Foods For Skin Healing

Apart from incisions, lacerations, abrasions, punctured wounds, bruises, burns or other external injuries, our skin is afflicted with many diseases. They can be due to bacteria – acne, cellulitis and furuncles; fungi – Athlete’s foot, tinea versicolor; viruses – rashes from measles, dengue and generalized viral infections; and allergy from food, drugs or chemicals. Primarily, our skin is very sensitive to nutritional deficiencies.  It’s crucial to pay attention to food we put in our mouths for effective skin healing for a glowing and clear complexion.

Whatever the malady the skin is into, our body has a complex but marvellous way of healing the skin. Please refer to Foods for Wound Healing for a simplified version of wound healing. Naturally, foods are key and eating right supports the healing process beautifully.

A balanced diet can never be over emphasized. Substitute some items with foods that are great skin healers. The vital nutrients to support skin healing are:  more protein, carbohydrates and fats plus Vitamin A, C and K; Zinc; and antioxidants.  Vitamin K is necessary for blood clotting. Here’s a guide using the food pyramid by Mayo clinic. Additionally, refer to Foods for Wound Healing for a more specific list of nutrients.

  1.  “GLOW foods” –  vegetables and fruits: go unlimited here
  2. Cruciferous veggies – cabbage, broccoli, cauliflower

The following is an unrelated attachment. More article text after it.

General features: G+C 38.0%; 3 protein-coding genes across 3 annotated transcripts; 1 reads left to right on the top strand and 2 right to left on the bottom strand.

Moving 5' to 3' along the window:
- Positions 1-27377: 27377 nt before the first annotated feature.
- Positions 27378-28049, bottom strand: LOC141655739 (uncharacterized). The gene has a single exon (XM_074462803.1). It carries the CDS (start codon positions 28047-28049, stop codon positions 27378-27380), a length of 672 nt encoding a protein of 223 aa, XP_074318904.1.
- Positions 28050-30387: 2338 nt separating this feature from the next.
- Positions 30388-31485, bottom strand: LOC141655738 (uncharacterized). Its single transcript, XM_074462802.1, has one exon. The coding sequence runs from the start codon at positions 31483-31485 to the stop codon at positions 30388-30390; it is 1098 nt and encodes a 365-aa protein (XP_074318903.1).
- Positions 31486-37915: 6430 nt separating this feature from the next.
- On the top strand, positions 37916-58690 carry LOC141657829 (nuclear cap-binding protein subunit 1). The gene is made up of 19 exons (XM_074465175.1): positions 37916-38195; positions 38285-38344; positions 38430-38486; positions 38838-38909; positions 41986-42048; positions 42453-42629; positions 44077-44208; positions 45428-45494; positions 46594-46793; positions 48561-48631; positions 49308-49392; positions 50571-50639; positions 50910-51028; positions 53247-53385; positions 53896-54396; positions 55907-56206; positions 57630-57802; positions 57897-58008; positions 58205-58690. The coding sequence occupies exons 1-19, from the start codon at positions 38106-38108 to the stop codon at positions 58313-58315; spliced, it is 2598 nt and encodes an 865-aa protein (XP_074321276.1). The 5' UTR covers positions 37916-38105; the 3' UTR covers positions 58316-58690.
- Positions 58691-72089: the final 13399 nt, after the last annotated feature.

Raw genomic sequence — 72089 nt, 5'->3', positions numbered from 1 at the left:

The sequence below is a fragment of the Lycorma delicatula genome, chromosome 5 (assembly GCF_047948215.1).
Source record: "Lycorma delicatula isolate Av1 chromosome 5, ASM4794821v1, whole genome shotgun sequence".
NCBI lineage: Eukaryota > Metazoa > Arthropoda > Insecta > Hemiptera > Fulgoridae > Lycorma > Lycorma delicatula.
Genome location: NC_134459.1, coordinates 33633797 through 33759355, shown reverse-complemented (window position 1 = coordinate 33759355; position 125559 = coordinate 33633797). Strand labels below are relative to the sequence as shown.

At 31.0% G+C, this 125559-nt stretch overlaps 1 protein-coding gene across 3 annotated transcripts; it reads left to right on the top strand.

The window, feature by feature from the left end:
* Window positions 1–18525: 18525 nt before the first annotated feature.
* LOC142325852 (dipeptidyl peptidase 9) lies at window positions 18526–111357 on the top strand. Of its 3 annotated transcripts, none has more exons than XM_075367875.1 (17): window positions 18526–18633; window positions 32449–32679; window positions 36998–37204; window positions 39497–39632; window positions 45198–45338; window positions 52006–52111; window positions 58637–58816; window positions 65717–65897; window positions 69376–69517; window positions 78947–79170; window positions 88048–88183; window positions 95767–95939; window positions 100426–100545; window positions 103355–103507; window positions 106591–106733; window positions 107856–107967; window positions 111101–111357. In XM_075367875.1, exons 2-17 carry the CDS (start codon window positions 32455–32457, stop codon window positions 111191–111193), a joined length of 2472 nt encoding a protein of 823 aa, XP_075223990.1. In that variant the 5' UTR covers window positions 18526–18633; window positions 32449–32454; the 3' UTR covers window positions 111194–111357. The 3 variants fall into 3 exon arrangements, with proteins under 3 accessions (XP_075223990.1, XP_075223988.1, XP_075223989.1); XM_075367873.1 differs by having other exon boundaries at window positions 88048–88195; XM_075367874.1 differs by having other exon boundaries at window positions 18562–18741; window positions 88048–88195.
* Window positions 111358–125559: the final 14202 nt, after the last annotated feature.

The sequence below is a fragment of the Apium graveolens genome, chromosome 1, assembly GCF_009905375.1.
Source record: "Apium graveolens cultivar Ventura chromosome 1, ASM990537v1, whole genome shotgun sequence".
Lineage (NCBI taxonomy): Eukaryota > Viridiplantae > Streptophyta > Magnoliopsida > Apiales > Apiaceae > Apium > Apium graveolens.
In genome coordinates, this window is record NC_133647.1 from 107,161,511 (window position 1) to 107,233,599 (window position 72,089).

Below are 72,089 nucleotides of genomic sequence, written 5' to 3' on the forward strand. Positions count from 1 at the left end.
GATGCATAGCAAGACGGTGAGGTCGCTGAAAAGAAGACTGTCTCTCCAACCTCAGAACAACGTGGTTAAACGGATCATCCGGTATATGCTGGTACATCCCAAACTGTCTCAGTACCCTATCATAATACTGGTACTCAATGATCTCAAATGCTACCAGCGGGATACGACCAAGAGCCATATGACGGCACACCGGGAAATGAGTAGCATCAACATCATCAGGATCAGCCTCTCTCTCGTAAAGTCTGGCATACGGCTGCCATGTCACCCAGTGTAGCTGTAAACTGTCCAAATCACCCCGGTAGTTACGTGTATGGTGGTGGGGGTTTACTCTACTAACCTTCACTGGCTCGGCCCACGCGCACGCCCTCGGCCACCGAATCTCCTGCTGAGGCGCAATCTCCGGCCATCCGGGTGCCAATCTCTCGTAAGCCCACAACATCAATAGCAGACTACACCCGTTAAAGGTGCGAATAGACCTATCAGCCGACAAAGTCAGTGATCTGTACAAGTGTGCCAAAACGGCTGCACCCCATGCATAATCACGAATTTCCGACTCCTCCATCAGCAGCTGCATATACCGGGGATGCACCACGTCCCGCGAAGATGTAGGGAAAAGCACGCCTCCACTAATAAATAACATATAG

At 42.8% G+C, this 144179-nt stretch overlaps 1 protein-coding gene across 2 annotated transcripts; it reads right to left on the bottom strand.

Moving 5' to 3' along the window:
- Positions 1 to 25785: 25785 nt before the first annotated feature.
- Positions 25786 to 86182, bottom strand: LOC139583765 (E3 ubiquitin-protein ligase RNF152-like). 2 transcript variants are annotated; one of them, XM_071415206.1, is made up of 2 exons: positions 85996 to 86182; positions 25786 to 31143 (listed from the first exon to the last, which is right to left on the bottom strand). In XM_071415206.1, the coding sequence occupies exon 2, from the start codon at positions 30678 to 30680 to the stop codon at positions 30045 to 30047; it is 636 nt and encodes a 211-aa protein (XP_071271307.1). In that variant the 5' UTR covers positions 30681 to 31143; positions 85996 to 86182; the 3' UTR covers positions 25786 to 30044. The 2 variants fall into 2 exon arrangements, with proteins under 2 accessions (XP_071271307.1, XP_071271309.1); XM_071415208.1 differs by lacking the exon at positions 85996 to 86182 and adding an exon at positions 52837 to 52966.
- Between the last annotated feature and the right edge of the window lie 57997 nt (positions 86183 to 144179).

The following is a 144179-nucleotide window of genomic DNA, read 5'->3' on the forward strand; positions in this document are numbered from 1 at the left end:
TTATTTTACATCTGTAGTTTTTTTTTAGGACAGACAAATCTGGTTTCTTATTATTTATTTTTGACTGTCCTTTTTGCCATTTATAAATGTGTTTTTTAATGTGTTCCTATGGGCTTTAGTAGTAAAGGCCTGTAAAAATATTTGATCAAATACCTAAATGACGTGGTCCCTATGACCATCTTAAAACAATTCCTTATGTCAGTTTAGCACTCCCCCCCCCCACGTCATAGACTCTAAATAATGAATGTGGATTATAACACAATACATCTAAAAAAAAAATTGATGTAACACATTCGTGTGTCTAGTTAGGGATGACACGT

3. Green and leafy vegetables –  spinach, swiss chard, water cress, mustard green, lettuce
  4. Sweet pepper, mushrooms, asparagus, green peas, beans
  5. Fruits – strawberries, oranges, grapefruit, lemon, lime, pineapple, papaya, mango
  6. Root vegetable – sweet potatoes
  7. Yellow vegetables – orange and yellow squash, carrots
  8. Eat all the colored berries you can find for their antioxidants – blueberries, blackberries, cranberries, raspberries
  9. Watermelon, tomatoes
  10. “GROW foods” – Protein: Consume more than you usually do. They are broken down into amino acids and utilized by the healing process to form new cells for building, renewing and repairing skin. 3-7 servings daily or more


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For omnivores:

  1. Liver
  2. lean chicken, turkey, pork and beef meat
  3. Egg yolks
  4. Fish – wild salmon, white fish, tuna, trout, sardines
  5. oyster for the zinc content
  6. low fat dairy

for vegetarians/vegans

  1. legumes – black beans, pinto, white beans
  2. Nuts and seeds have protein, antioxidants and zinc – brazil nuts, walnuts, almonds, pecans
  3. Soy products – soy milk, tofu, tokwa, tempeh
  4. “GO foods” – Carbs: carbs with zinc and Vitamin K, 4-8 servings
  5. whole grain pastas and bread for their
  6. whole grain cereals  – oats, whole wheat
  7. Another “GO foods” – Fats: provide energy and essential in wound healing. They furnish the building blocks for the cell membrane and aid in the absorption of fat soluble vitamins A and K needed for skin healing. 3-5 servings daily
  8. Vegetable Oils – olive, canola, sunflower oils
  9. Nuts and seeds – almonds peanuts, sunflower, pumpkin
  10. Butter
  11. Margarine
  12. avocado
  13. Beverages – the skin can benefit from green tea and coffee in moderation.

Green tea protects the skin from ultraviolet rays as during sun burn due to its antioxidants while the caffeine in coffee improves skin blood circulation. Know the Foods Causing your Allergy: There are foods to avoid which can aggravate allergies. Eczema and other allergic skin reactions worsen with intake of the specific foods. Check if your allergy gets worse with intake of these foods and eliminate them from your diet:

  1. Milk
  2. Fish
  3. Shellfish – mussels
  4. Egg
  5. Meat
  6. Cured cheeses
  7. Alcohol
  8. Spices
  9. Chocolate
  10. Honey
  11. Gluten
  12.  Nuts
  13.  vegetables